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The Scary DBA

I have twenty+ years experience in IT. That time was spent in technical support, development and database administration. I work forRed Gate Software as a Product Evangelist. I write articles for publication at SQL Server Central, Simple-Talk, PASS Book Reviews and SQL Server Standard. I have published two books, ”Understanding SQL Server Execution Plans” and “SQL Server 2008 Query Performance Tuning Distilled.” I’m one of the founding officers of the Southern New England SQL Server Users Group and its current president. I also work on part-time, short-term, off-site consulting contracts. In 2009 and 2010 I was awarded as a Microsoft SQL Server MVP. In the past I’ve been called rough, intimidating and scary. To which I usually reply, “Good.” You can contact me through grant -at- scarydba dot kom (unobfuscate as necessary).

PASS Summit: Day 1 Keynote, Part 2

Mark Souza from the SQL CAT Team, some of the smartest & most capable of MS consultants in SQL Server, is presenting how his team is offering a health check for people’s SQL Server systems.

There going to actually be using some technology to do this little event called SQL PASS It On, using Twitter. Twitter is become more and more of a major part of the event. If you’re not at least monitoring Twitter, you’re missing out.

It’s a busy day with the SQL Clinic, the Exhibit Hall, Community Learning Center, Birds of a Feather Lunch, Regional Mentors, Book Signing and Exhibitor Reception. That’s not mentioning all the sessions.

The key notes will be Ted Kummert today, Quentin Clark tomorrow, and David DeWitt (YAY!) on Thursday where he will talk about Query Optimization. I will be taking notes!

We’re seeing a history of how Microsoft split the code from Sybase for the SQL Server 7.0 release. They built a brand-new database platform in 2.5 years. That’s pretty amazing.

They started off with SQL Server 7.0 for ease of use. Ted Kummert is emphasizing how important Total Cost of Ownership is to Microsoft and their plans. He’s also talking about how important it is that SQL Server is integrated, including Analysis Services and Cloud. His final focus is on large scale, high availability systems. This is the history of what they’ve built. Now, he’s going to focus on the future, starting with mission critical, then covering the cloud, and finally what is going to happen with SQL Server Next.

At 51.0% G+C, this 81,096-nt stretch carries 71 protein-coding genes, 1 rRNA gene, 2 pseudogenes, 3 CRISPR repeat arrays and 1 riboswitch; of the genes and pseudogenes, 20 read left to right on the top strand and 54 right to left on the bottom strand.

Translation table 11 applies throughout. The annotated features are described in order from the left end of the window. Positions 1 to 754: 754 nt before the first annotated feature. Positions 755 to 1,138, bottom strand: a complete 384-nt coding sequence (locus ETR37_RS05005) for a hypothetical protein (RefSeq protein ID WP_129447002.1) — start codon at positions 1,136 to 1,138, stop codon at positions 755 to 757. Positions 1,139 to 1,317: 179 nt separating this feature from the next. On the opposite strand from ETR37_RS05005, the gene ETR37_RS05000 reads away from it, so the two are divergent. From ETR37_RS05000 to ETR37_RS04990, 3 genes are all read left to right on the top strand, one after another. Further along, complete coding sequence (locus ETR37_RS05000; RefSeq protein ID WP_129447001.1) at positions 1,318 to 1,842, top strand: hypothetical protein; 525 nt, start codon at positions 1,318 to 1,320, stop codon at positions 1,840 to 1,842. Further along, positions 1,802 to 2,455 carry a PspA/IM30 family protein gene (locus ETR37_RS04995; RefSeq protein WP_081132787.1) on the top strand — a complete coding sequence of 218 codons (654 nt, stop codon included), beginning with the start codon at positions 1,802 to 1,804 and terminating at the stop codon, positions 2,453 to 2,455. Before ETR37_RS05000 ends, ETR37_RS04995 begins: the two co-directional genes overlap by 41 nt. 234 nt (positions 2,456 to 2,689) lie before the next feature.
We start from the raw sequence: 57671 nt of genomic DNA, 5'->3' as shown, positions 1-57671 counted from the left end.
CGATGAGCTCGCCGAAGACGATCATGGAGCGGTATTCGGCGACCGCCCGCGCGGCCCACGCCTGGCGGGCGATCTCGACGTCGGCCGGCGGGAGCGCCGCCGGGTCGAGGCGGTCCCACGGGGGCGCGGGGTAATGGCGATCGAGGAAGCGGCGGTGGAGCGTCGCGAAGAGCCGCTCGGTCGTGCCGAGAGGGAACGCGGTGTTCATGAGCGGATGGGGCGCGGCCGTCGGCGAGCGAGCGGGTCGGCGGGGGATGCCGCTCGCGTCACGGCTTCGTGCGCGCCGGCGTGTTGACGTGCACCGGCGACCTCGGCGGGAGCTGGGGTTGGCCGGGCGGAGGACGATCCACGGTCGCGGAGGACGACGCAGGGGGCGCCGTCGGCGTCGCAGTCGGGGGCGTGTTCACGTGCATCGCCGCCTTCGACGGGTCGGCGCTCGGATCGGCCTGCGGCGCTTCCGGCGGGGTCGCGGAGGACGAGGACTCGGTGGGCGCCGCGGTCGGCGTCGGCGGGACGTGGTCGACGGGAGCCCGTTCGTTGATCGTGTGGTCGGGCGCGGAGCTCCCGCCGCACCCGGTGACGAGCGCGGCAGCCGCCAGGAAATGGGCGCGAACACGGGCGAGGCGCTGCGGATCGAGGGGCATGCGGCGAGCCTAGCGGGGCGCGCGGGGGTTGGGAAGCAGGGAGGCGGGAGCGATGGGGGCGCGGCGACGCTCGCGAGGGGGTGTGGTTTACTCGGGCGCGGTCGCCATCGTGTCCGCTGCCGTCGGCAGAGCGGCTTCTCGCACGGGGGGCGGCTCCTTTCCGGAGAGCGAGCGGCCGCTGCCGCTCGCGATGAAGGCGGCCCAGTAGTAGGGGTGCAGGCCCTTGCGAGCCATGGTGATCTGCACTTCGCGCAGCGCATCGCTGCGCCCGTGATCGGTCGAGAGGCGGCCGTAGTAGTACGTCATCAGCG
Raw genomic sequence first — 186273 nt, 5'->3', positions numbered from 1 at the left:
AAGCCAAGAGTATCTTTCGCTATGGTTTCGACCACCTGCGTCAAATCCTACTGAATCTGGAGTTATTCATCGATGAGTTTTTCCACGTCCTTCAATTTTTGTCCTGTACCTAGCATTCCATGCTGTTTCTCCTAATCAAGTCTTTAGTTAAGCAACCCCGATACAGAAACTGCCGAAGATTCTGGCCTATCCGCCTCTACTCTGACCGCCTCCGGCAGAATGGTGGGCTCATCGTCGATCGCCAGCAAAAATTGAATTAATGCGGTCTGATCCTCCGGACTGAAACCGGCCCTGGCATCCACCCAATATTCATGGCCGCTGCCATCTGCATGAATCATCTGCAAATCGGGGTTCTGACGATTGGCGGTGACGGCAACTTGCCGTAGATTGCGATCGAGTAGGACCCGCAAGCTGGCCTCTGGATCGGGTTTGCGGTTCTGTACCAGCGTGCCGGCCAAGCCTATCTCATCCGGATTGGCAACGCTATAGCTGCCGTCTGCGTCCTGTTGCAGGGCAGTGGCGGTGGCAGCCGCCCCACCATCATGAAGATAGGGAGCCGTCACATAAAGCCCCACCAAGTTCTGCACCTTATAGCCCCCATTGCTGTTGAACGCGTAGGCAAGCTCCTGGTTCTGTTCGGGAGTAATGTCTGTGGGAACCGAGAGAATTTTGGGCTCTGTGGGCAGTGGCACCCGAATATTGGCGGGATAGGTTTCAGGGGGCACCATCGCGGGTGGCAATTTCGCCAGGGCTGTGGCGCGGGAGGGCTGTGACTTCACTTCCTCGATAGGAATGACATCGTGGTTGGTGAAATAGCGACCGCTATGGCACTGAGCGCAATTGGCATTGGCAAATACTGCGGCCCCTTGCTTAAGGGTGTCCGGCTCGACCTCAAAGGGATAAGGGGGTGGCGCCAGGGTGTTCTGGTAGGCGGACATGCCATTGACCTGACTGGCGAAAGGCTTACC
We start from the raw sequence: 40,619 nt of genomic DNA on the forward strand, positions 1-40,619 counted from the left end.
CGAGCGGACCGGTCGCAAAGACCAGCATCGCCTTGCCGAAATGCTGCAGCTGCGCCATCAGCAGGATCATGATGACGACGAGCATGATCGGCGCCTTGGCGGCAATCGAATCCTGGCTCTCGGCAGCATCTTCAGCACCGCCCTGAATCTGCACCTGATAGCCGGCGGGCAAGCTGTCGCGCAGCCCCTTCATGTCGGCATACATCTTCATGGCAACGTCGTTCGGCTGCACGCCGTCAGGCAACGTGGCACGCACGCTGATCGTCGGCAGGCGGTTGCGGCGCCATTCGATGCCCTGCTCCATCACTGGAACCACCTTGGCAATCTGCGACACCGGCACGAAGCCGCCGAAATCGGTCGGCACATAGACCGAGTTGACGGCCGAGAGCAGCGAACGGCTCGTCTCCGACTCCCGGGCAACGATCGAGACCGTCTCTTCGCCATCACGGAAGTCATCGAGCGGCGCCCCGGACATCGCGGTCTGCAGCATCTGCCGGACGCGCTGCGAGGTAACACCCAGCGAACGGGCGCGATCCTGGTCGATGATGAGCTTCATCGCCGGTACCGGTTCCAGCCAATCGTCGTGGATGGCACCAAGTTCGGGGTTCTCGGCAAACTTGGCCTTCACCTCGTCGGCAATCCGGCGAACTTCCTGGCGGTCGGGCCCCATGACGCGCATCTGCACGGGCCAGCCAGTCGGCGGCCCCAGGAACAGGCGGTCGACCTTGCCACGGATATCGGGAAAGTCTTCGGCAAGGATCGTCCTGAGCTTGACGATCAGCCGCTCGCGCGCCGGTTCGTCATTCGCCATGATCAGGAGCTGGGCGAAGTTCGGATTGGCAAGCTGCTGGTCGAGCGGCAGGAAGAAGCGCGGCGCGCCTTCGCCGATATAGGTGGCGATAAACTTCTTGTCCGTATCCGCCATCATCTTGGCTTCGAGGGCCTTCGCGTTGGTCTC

For mission critical, they’re releasing the Parallel Data Warehouse, which will allow for 100s of terrabytes in what is basically and appliance. That’s right, a toaster for SQL Server. Seriously, this is a big deal. The demo is already fascinating. He’s showing how you create tables with the distribution, and partitioning in place.  But it comes with a special PDW loader, which will load up to 1tb an hour of data. It can even be integrated with SSIS. This is pretty amazing. On the Tweet stream I saw Michelle Ufford mention that she’s looking at it for GoDaddy, so this is viable. They then showed how they could move 800 billion (yes, that is a “b”) rows into the system in 19 seconds. Interesting point from Brent Ozar, what they were doing was not in SSMS. Paulo Resende from Bank of America came out to give a customer testimonial on how they implemented PDW. Now Dave Mariani of Yahoo is giving another testimonial on how they manage User Data & Analytics for… well… spam. They’re running through 1.2 tb a day and 50 gb an hour… uh… WOW! The fascinating thing is, they’re moving that data in a cube for the queries and are able to pull out data in less than 10 seconds. That’s great. Microsoft is also announcing “Atlanta” which is a service that assesses the configuration of your 2008 and 2008 R2 systems, through the cloud. Bob Ward, cool, is out to show how Atlanta works. This is extremely cool stuff. I’d like to think that I keep most of my servers up to date, but a service like this could still be extremely useful.


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